Lifestyle changes and medicines are equally effective in preventing men and women with prediabetes from progressing to type 2 diabetes, a new analysis finds.
The effect of gender
Previous research has shown that lifestyle changes, such as a healthier diet and regular exercise, and use of medicines to lower blood sugar levels can delay or prevent the onset of full-blown diabetes in people with prediabetes.
However, it wasn't known what effect, if any, gender might have on the effectiveness of these interventions, the researchers from Austria said.
"To the best of our knowledge, this is the first systematic review that assessed potential sex-specific differences in effects of preventive interventions in prediabetic people," wrote Dr. Anna Glechner, of Danube University Krems, and Dr. Jurgen Harreiter, of the Medical University of Vienna, and colleagues.
Read: Type 2 diabetes and diet
People with type 2 diabetes don't make or use the hormone insulin properly. Insulin is needed to convert glucose from food into energy. Type 2 diabetes, the more common type, is linked to being overweight and sedentary.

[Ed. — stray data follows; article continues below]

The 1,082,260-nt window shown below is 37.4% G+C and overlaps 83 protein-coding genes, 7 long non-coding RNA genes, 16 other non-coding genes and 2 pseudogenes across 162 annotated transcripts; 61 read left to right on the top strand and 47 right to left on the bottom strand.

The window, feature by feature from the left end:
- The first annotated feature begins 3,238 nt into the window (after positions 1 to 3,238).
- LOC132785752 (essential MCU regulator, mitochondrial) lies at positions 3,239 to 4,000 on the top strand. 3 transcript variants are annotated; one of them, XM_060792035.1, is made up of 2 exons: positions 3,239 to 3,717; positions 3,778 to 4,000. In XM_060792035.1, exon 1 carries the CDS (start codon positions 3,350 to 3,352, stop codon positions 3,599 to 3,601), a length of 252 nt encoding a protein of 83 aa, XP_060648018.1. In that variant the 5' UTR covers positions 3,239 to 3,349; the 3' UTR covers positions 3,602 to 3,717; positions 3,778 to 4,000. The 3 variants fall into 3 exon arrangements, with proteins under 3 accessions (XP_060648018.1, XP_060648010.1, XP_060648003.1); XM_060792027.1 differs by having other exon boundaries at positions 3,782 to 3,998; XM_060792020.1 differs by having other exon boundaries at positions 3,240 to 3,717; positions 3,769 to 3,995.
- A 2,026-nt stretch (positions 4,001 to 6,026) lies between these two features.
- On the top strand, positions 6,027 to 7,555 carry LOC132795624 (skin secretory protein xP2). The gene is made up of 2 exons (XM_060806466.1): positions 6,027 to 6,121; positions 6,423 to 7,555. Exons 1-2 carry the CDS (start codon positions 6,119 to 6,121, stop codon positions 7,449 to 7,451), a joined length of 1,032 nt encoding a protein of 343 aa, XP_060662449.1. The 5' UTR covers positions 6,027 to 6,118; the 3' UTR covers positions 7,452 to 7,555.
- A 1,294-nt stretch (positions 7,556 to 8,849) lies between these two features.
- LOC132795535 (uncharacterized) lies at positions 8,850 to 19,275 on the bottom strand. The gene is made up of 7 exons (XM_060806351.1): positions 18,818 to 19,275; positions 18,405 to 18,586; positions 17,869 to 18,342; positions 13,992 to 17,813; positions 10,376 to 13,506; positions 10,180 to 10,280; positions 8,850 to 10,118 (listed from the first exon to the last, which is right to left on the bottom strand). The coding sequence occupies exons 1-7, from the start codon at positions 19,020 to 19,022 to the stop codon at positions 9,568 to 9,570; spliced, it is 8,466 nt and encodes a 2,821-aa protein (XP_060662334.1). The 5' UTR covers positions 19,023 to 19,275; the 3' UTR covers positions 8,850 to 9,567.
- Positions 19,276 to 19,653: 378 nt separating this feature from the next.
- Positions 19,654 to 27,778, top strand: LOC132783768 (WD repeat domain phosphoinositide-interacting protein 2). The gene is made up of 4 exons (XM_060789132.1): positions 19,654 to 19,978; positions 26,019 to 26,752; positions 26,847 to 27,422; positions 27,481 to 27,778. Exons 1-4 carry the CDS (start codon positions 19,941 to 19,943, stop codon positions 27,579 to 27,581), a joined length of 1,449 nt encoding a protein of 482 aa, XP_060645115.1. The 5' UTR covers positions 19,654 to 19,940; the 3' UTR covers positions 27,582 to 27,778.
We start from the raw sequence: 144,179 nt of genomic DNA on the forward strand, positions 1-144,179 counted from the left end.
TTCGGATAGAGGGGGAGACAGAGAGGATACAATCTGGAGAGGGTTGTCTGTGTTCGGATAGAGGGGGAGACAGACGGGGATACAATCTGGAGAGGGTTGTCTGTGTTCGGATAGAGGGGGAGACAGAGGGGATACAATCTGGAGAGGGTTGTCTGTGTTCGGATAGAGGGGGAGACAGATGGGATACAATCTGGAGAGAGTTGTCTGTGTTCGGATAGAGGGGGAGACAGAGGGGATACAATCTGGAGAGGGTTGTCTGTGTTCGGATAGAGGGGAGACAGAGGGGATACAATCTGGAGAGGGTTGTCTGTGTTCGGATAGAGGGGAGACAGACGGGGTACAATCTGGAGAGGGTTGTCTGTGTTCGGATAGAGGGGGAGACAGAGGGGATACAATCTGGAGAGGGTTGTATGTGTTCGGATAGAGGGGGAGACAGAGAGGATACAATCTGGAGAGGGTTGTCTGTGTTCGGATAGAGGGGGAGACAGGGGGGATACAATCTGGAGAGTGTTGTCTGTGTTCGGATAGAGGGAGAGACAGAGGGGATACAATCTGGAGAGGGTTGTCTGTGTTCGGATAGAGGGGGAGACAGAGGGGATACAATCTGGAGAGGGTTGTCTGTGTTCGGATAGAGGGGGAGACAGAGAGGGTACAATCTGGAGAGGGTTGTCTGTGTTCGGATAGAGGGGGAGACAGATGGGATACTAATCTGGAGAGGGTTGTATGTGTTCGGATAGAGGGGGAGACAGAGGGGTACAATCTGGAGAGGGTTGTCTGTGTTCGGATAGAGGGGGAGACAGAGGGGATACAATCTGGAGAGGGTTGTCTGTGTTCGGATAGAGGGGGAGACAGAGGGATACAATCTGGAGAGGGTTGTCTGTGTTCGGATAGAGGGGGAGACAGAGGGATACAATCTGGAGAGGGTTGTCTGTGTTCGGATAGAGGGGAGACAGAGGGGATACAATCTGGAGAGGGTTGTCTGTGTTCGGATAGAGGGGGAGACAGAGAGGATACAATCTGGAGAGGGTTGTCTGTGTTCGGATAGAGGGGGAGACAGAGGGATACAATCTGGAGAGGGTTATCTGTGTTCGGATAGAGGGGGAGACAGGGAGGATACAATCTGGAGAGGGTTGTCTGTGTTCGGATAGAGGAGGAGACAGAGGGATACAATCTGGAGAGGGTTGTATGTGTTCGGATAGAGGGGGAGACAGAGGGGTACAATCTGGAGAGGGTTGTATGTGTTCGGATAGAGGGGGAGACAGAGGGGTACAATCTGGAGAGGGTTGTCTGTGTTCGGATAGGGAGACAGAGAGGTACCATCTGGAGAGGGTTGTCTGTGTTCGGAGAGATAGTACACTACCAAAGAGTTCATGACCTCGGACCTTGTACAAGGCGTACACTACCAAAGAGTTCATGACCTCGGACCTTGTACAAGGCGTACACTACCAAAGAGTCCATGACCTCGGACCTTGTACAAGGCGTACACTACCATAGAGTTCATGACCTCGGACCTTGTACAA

Lifestyle changes and diabetes progression
The researchers reviewed data from more than 7 400 women and 5 500 men in 12 studies. Men and women with prediabetes who made lifestyle changes were 40 percent less likely to progress to diabetes after one year, and 37 percent less likely to progress after three years, compared to those who did not make lifestyle changes, the study found.
Men and women with prediabetes who made lifestyle changes also lost more weight and had greater reductions in blood sugar levels, the researchers said.
Taking blood sugar-lowering medications also reduced the risk of diabetes among men and women with prediabetes, according to the findings published November 27 in the journal Diabetologia.
Read: Treating type 2 diabetes
"Clinically, these findings highlight an important issue. Despite differences in age of onset, detection and burden of type 2 diabetes between men and women, the effectiveness of preventative interventions in people with prediabetes is not influenced by gender," the researchers explained in a journal news release.
Clinicians can focus on factors known to magnify beneficial effects, such as adherence, they added. "Clinicians also need to focus on other aspects of sex-disparities such as the higher incidence of type 2 diabetes in middle-aged men and gaps in the quality of care between diabetic men and women," the researchers concluded.
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